Accurate language for abortion

This “Life Quote” from Lutherans For Life was in our bulletin Sunday, strong words from apologist John Stott:

“How can we speak of the termination of a pregnancy when what we really mean is the destruction of a human life? How can we talk of therapeutic abortion when pregnancy is not a disease needing therapy and what abortion effects is not a cure but a killing? How can we talk of abortion as a kind of retroactive contraception when what it does is not prevent conception but destroy the conceptus? We need to have the courage to use accurate language. Abortion is feticide: the destruction of an unborn child. It is the shedding of innocent blood, and any society that can tolerate this, let alone legislate for it, has ceased to be civilized.”

John Stott, English Christian leader and Anglican cleric

via Lutherans For Life | Life Quotes.

Look who’s waging the culture war

Christian conservatives and Republicans in general have been criticized for waging the so-called “culture wars,” making political issues out of  abortion, gay marriage, and other divisive moral issues.  But now it’s the Democrats who are raising those divisive issues.

At the Republican National Convention, hardly anything was said about abortion or gay marriage.  But at the Democratic National Convention, speakers wouldn’t shut up about the goodness of abortion and gay marriage.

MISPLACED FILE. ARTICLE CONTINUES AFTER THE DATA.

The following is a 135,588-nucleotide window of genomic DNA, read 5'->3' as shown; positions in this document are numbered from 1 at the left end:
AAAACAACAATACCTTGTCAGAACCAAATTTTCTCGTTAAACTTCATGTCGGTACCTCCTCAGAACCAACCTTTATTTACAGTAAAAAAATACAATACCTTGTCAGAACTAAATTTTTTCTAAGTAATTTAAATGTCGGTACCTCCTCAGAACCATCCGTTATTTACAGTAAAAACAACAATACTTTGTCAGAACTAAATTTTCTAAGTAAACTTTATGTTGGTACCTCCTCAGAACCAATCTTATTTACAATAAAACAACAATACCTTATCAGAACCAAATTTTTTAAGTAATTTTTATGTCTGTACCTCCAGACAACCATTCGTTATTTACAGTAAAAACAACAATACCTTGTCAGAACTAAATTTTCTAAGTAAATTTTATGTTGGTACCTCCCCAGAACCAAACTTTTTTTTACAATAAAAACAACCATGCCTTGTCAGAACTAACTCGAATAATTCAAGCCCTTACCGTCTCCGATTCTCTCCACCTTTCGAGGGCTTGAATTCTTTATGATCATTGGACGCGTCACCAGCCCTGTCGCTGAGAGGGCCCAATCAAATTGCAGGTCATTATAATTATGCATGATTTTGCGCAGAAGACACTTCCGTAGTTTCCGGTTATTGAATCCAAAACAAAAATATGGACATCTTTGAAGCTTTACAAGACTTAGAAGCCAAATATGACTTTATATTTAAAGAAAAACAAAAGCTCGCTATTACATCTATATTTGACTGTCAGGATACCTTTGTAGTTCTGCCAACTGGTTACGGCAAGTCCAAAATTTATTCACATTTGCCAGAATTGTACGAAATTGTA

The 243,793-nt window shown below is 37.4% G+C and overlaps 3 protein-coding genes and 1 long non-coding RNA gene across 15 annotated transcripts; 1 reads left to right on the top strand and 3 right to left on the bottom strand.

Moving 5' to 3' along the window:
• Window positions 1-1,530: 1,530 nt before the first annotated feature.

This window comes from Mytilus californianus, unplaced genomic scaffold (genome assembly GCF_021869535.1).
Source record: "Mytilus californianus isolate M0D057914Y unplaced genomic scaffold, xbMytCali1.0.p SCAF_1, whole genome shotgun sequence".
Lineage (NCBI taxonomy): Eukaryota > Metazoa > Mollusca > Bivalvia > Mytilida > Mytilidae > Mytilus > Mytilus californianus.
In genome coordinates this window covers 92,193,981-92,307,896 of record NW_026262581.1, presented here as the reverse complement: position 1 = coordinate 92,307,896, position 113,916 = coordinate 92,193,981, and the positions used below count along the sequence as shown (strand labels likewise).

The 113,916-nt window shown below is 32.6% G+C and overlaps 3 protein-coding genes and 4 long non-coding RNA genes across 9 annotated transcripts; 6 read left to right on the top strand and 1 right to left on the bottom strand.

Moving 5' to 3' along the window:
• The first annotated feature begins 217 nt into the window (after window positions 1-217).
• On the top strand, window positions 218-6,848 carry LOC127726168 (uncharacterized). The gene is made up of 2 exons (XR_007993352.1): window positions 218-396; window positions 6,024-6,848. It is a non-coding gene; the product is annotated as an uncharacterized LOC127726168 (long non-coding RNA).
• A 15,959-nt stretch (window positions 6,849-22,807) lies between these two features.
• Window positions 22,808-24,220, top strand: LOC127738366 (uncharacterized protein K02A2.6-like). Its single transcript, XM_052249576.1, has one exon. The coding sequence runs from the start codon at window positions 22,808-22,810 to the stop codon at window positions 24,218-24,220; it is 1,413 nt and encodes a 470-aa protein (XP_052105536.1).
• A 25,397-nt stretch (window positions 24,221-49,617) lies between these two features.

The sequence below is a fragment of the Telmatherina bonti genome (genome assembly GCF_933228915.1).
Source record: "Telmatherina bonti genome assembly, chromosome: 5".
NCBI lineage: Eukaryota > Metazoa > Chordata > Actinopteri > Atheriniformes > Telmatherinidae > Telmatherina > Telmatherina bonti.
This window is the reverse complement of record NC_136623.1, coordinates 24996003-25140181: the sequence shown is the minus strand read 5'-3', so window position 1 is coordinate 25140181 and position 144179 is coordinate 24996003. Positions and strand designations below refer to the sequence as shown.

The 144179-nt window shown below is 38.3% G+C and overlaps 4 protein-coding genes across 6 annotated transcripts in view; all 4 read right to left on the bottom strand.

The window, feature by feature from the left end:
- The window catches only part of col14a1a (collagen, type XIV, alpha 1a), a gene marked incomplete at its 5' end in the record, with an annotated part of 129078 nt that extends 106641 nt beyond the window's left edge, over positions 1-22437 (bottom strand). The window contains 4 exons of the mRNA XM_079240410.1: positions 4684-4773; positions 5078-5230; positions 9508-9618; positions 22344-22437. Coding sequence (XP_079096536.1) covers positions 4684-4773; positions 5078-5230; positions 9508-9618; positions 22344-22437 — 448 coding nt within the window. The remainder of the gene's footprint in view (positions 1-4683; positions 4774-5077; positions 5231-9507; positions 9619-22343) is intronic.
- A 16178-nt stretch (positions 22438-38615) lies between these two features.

It sounds like both sides believe being pro-life and pro-traditional marriage are losing propositions.  The Democrats apparently think they can win voters by emphasizing the Republicans’ official stance on these issues.

Are they right? Have conservatives lost the “culture wars”?  Or are Democrats over-reaching?  Should Republicans be more assertive about their usual pro-life, pro-traditional-family stand?  Or would that doom their chances and put the Democrats in power?

The Democrat’s abortionfest

Washington Post columnist Melinda Henneberger marvels at how the Democratic National Convention turned into such a celebration of abortion.

Never have I heard as much talk about abortion as at this convention, where speech after speech highlights how wrong I’ve been to wince every time Barack Obama is referred to as “the abortion president.”